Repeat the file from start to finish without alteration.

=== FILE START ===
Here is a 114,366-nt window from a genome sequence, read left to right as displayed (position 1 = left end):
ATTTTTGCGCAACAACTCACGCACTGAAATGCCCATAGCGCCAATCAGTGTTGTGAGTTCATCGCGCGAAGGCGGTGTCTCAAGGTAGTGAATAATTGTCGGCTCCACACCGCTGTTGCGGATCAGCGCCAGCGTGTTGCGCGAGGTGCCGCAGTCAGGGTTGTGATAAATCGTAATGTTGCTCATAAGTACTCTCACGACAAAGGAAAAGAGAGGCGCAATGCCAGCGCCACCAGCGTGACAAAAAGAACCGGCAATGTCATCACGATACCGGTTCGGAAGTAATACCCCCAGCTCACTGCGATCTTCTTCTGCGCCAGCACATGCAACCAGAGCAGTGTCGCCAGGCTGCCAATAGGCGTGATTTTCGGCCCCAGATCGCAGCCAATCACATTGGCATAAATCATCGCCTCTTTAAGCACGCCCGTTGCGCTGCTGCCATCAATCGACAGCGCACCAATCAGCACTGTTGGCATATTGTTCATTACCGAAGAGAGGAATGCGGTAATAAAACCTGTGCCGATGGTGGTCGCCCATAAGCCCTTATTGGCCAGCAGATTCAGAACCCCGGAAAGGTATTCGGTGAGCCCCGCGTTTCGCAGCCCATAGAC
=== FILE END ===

Here is a 114,366-nt window from a genome sequence, read left to right as displayed (position 1 = left end):
ATTTTTGCGCAACAACTCACGCACTGAAATGCCCATAGCGCCAATCAGTGTTGTGAGTTCATCGCGCGAAGGCGGTGTCTCAAGGTAGTGAATAATTGTCGGCTCCACACCGCTGTTGCGGATCAGCGCCAGCGTGTTGCGCGAGGTGCCGCAGTCAGGGTTGTGATAAATCGTAATGTTGCTCATAAGTACTCTCACGACAAAGGAAAAGAGAGGCGCAATGCCAGCGCCACCAGCGTGACAAAAAGAACCGGCAATGTCATCACGATACCGGTTCGGAAGTAATACCCCCAGCTCACTGCGATCTTCTTCTGCGCCAGCACATGCAACCAGAGCAGTGTCGCCAGGCTGCCAATAGGCGTGATTTTCGGCCCCAGATCGCAGCCAATCACATTGGCATAAATCATCGCCTCTTTAAGCACGCCCGTTGCGCTGCTGCCATCAATCGACAGCGCACCAATCAGCACTGTTGGCATATTGTTCATTACCGAAGAGAGGAATGCGGTAATAAAACCTGTGCCGATGGTGGTCGCCCATAAGCCCTTATTGGCCAGCAGATTCAGAACCCCGGAAAGGTATTCGGTGAGCCCCGCGTTTCGCAGCCCATAGAC